• [0040]
    With reference again to FIG. 2, in exemplary embodiments, the product recommendation application 132 may offer/recommend combinations of one or more product categories as quick solutions for a particular problem. Thus, for example, a user may be presented with one or more solutions, e.g., for selection of common groupings of product categories. For example, the product recommendation application 132 may include a variety of dorm room solutions such as a solution for a first apartment, a solution for household essentials (cleaning supplies, laundry supplies, etc.), a solution for college tech (for example, media system, computer system, etc.), a solution for storage (for example, shelving systems, bins and labels, hangers and other closet organizers, etc.), a solution for decorating a dorm room (for example, school pride, frames and posters, pillows and occasional etc.) and the like. Each solution may be characterized by a group of one or more product categories associated with the solution. In exemplary embodiments, a user may preview which product categories are associated with which solutions, for example, by hovering a pointer over a particular solution. In exemplary embodiments, a solution may contain and/or represent a single product category. FIG. 8 depicts an exemplary embodiment of a user interface 136 providing a plurality of solutions 200 for selecting a group of one or more product categories 210. Note that the one or more categories associated with each solution are able to be previewed, for example by hovering over the solution. The use, in FIG. 3, of solutions 200 in designating one or more product categories 210 is one illustrated example of a product category criterion selection window 210 for a user interface 136 according to the present disclosure, for example for the user interface 136 of FIG. 2.
  • [0041]
    Referring again to FIG. 2, the product recommendation application 132 may also be more generalized allowing a more free-flowing selection of category classifiers, e.g., relating to different but related purposes (for example, furnishing a dorm room and buying school supplies) or even completely unrelated purposes (for example, buying a new home entertainment system and planning for a family camping trip). The common denominator is to allow the user to easily and quickly designate one or more product categories which share a common budget. Thus, for example, a student often may have a single budget which to furnish his or her dorm room, purchase school supplies, and purchase food/snacks, etc. In exemplary embodiments, the user interface 136 may implement a decision tree model or the like for determining the purpose(s) of the user's shopping excursion and thereby narrow the focus of the application 132 and limit the types of product categories available for selection by the user.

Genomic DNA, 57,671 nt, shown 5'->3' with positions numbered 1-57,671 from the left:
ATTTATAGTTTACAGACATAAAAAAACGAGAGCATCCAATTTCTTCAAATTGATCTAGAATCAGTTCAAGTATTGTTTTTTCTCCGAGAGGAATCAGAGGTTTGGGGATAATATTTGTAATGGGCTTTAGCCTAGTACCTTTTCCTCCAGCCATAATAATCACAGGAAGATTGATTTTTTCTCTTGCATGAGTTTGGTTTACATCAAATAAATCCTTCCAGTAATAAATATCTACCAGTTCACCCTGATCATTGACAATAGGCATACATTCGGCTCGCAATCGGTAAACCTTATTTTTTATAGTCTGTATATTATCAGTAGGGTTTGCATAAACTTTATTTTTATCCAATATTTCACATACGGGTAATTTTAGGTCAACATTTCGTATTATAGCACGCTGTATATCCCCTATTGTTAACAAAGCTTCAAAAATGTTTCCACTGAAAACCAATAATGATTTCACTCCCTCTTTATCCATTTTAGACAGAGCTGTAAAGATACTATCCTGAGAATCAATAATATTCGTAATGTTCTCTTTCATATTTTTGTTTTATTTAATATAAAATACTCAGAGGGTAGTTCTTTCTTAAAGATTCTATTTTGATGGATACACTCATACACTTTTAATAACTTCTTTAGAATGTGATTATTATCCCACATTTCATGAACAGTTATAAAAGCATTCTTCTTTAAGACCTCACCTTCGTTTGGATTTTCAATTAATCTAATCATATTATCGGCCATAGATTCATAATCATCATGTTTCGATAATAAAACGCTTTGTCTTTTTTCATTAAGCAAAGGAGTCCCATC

• [0042]
    In further exemplary embodiments, a user may designate one or more product categories by inputting a list of specific products, e.g., representative of the types of products that the user wishes to purchase. The product recommendation application 132 may then be configured to analyze the inputted list of products and automatically infer from the list of products one or more product categories. In exemplary embodiments, the list of products inputted may include products that are of high value or importance to purchase. In some embodiments, the list of products inputted may include products that the user already possesses and wishes to augment. The use of a list of products may be implemented for example as part of a decision tree model or the like for determining the purpose(s) of the user's shopping excursion and thereby narrow the focus of the application 132 and limit the types of product categories available for selection by the user.
  • [0043]
    In exemplary embodiments, the user interface 136 and product recommendation application may be configured to allow a user input relating to specific product types implicated by a designated product category. Thus, once a user has designated a product category, for example, for furnishing the living room, the user may, in exemplary embodiments, be presented with an opportunity to add or remove product types (such as in the event that the user already has a couch) implicated by that product category. The user may also be allowed to indicate a level of importance (weighting factors) for specific product types and/or for the product category in general. These weighting factors may then be considered in querying the recommended products. In some embodiments, the user may remove and/or add product types by removing and/or adding to the recommended products after the query has already been conducted. In such embodiments, the application 132 may be configured to automatically or upon further user input re-run the query excluding the removed product type and/or including the added product type. The process of re-running a query based on a user modifying the recommended products or initial search criterion is also referred to herein as re-budgeting and advantageously provides feedback, e.g., in real time on how, for example, such changes impact the recommended products.